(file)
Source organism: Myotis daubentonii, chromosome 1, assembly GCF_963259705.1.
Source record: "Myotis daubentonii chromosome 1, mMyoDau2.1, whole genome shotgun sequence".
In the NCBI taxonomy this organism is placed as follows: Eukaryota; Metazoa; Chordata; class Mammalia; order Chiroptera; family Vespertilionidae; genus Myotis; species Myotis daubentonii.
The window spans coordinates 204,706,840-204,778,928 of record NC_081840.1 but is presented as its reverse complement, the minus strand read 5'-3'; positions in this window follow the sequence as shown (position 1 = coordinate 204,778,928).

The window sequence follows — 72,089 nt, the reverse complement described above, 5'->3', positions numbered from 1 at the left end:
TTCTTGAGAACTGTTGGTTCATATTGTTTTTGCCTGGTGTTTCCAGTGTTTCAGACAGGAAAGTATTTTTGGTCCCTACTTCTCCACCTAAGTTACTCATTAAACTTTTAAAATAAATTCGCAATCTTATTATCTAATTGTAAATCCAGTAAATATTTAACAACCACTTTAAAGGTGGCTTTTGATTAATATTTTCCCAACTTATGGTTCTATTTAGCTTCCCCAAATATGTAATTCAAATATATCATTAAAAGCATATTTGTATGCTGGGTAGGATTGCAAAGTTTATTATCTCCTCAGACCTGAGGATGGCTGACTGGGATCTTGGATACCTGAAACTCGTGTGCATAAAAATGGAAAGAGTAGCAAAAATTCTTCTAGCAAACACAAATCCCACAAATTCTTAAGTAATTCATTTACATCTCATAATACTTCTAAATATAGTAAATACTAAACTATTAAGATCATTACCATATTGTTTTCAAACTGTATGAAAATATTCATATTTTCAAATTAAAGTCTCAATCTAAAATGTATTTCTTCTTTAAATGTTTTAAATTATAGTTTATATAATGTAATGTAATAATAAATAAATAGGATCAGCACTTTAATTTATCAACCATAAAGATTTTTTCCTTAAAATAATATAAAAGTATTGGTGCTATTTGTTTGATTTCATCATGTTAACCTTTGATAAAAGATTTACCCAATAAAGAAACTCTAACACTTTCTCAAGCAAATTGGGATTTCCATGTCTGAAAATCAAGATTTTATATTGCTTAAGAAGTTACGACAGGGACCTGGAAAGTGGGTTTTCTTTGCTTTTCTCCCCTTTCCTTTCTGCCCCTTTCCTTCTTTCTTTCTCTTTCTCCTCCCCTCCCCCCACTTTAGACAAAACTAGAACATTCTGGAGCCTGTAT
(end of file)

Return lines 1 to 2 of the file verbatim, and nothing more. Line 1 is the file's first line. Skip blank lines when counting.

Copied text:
Source organism: Myotis daubentonii, chromosome 1, assembly GCF_963259705.1.
Source record: "Myotis daubentonii chromosome 1, mMyoDau2.1, whole genome shotgun sequence".